Tennessee Appeals Court Reverses Order Reducing Alimony

Years after settling a divorce, the parties involved may experience a change in financial circumstances that requires a modification of spousal support. The Court of Appeals of Tennessee recently addressed this issue in Hauf v. Hauf (Tenn. Ct. App. Aug. 26, 2016), after an ex-wife appealed an order by the lower court reducing alimony payments from her ex-husband from $1,500 to $900.

In Hauf, the parties had divorced in 2010 after 27 years of marriage. Pursuant to the parties’ Marital Dissolution Agreement, the husband agreed to pay alimony in futuro in the amount of $1,500 per month. At the time of the divorce, the husband worked as a pilot for military contractors in the Middle East, under yearly contracts that required him to be overseas for 60 days at a time. When the contract period was extended to 90 days overseas, he chose not to renew the employment contract. The husband subsequently filed a petition to amend his alimony and support obligations on the ground that his income would be reduced. The lower court granted the petition and lowered his obligation to $900, finding that the husband did not have the ability to work a 90-day rotation and had experienced a substantial and material change in circumstances.

Alimony in futuro is a form of long-term spousal support that can be awarded when the court finds that there is a relative economic disadvantage and that rehabilitation is not feasible. In Tennessee, a party seeking to modify an alimony award must prove that a substantial and material change in circumstances has occurred. A change in circumstances is considered substantial if it significantly affects either the ability to pay or the need for support. A change in circumstances is material when it occurs after the alimony order and was unforeseeable at the time the parties entered into a property settlement agreement.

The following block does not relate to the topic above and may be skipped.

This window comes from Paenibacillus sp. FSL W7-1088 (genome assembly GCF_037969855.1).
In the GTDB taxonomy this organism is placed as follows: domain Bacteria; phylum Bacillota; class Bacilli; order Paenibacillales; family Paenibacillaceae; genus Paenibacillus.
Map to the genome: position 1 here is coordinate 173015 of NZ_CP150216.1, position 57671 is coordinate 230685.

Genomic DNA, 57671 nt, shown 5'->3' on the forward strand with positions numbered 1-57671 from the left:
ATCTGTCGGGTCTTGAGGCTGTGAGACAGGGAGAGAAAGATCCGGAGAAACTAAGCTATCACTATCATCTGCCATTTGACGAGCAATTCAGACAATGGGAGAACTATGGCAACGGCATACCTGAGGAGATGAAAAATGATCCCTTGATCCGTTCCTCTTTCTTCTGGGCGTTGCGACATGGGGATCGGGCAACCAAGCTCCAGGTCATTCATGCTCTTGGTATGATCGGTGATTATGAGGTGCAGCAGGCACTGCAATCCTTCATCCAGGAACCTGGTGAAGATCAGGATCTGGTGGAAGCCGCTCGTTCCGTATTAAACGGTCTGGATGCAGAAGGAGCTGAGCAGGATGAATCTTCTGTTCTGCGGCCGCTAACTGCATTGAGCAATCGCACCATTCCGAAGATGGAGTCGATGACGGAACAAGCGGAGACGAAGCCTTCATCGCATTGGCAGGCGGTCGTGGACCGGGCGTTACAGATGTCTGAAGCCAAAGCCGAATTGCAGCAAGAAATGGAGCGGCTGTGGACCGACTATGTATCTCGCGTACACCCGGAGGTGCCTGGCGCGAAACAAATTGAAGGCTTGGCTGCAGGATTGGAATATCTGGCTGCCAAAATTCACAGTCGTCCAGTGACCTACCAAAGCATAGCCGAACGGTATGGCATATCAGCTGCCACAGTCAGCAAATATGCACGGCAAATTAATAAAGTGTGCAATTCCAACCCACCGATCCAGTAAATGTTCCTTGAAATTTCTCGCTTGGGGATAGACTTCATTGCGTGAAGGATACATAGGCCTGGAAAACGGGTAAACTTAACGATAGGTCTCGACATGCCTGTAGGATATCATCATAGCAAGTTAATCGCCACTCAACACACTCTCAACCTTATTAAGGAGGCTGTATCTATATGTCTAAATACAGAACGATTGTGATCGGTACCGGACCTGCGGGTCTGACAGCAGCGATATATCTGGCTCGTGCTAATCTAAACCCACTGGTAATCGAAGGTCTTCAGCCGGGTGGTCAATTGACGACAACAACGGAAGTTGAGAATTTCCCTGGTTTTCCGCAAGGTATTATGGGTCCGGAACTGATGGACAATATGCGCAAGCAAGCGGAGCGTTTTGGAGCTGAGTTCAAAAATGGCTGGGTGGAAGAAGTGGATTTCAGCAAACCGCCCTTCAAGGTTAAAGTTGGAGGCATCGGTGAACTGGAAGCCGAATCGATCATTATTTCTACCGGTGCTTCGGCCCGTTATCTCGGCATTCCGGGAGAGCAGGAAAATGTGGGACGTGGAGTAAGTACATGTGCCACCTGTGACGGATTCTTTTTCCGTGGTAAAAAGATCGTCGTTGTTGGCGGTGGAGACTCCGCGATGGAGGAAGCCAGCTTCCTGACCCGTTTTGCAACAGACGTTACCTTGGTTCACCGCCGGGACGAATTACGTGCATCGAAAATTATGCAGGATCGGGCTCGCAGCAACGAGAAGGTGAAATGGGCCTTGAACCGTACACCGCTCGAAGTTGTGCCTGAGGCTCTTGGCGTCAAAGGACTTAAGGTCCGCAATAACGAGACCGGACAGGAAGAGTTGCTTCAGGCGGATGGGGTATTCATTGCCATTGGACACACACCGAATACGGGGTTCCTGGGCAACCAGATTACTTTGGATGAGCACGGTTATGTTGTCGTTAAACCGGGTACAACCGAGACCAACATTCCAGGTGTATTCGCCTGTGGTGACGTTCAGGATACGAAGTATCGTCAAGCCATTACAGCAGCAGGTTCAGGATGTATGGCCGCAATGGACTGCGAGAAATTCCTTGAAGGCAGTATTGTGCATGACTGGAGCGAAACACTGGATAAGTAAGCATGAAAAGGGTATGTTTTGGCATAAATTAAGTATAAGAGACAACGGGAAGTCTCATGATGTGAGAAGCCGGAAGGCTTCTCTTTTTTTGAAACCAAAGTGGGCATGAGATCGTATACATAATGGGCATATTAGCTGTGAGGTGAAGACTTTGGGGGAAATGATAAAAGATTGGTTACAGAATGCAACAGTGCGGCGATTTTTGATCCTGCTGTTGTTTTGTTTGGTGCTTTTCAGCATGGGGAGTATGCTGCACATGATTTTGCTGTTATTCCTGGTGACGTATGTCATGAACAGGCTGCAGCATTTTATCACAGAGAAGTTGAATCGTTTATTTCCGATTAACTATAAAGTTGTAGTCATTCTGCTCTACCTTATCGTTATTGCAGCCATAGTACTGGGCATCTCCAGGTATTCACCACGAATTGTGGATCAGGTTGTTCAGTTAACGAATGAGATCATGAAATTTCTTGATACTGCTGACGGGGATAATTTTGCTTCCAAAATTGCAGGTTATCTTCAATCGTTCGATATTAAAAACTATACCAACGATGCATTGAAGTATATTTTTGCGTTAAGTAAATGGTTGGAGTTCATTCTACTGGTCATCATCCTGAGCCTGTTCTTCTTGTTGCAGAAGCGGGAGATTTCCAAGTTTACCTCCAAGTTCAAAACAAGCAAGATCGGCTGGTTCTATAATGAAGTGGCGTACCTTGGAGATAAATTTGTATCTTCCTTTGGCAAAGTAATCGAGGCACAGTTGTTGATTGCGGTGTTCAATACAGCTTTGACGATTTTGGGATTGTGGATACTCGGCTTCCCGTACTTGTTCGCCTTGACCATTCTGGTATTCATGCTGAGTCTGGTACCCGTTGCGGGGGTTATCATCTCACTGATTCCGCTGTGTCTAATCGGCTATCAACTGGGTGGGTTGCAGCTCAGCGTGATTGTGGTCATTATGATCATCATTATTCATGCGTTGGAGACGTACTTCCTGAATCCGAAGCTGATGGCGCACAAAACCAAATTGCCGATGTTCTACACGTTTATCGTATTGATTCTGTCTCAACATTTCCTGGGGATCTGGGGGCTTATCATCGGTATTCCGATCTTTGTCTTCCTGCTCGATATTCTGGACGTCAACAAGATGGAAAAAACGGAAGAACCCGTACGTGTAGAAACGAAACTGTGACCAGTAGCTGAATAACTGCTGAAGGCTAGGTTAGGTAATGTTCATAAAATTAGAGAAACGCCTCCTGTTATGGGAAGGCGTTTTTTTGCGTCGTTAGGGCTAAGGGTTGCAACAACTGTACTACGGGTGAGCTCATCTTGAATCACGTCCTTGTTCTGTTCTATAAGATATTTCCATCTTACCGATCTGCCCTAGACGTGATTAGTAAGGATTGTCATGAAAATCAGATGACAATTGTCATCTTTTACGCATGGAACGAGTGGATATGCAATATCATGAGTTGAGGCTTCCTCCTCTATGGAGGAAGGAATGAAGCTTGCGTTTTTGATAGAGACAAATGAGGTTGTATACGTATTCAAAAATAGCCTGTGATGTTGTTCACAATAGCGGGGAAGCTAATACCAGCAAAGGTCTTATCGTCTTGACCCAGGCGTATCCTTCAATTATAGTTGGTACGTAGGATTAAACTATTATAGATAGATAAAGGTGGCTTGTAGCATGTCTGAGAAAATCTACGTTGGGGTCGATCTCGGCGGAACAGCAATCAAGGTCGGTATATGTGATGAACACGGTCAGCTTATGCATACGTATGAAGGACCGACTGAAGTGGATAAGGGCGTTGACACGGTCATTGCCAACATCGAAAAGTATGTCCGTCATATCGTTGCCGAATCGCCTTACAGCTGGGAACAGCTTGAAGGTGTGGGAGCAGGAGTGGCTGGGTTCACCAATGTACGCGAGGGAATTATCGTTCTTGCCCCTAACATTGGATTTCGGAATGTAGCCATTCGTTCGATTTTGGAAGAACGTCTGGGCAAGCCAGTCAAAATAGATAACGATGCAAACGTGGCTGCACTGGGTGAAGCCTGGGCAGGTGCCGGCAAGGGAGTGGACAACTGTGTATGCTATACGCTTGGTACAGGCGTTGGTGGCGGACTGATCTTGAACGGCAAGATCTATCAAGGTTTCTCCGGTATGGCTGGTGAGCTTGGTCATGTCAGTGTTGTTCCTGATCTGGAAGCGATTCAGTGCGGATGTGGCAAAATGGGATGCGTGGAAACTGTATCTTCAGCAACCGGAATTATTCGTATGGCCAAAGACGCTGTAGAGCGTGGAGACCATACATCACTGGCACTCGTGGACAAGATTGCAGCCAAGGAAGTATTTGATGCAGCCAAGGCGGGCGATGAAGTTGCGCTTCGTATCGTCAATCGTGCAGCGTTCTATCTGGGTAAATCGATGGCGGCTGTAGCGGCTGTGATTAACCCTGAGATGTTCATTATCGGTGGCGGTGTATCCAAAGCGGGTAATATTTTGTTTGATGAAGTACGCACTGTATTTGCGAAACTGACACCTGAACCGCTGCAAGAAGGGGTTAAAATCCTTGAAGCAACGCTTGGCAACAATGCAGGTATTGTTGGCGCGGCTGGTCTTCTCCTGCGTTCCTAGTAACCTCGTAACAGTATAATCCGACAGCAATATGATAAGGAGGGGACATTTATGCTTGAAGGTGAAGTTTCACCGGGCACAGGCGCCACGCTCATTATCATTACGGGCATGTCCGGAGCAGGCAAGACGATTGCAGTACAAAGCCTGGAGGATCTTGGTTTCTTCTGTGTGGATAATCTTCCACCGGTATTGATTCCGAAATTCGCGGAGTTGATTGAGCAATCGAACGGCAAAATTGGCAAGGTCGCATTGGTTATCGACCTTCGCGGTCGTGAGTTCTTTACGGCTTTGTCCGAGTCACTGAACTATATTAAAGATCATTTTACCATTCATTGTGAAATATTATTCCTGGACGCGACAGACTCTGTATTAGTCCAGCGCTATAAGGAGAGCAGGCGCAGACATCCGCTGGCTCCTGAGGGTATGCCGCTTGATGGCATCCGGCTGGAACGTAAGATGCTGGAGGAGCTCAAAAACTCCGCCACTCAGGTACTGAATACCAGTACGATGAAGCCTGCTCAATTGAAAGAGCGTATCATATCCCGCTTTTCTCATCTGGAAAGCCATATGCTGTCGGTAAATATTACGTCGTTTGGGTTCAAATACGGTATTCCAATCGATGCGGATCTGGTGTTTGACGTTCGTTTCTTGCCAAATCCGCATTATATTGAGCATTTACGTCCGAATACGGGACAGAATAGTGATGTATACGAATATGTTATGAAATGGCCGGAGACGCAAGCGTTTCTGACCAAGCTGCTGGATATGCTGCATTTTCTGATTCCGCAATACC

On appeal, the court found that the evidence did not support the lower court’s conclusion that the husband no longer had the ability to do a 90-day rotation overseas. In particular, the court noted testimony in which the husband admitted that no physical or mental inability prevented him from working full-time, and the overseas job was available to him, but he wanted to take a break. The appeals court held that the change in the length of the overseas rotation, standing alone, did not constitute a material change.

The appeals court went on to analyze the husband’s income and expenses, noting that even with the decrease in income, his monthly expenses, including alimony, only outweighed his income by $55. The court also observed that he spent $140,000 on the purchase of additional property and living expenses. This led the court to conclude that the evidence did not demonstrate a substantial and material change in circumstances but instead a voluntary decision on the husband’s part to decrease his income. Accordingly, the court reversed the reduction in alimony and reinstated his previous obligation of $1,500 a month.

At the Nashville firm of MHPS, we pride ourselves on our strong commitment to clients as well as high-quality legal services. Our family law attorneys can provide representation and guidance to individuals involved in divorce proceedings, child custody disputes, spousal support issues, and more. To discuss your concerns with one of our experienced lawyers, call our office at (615) 800-7096 or contact us online.

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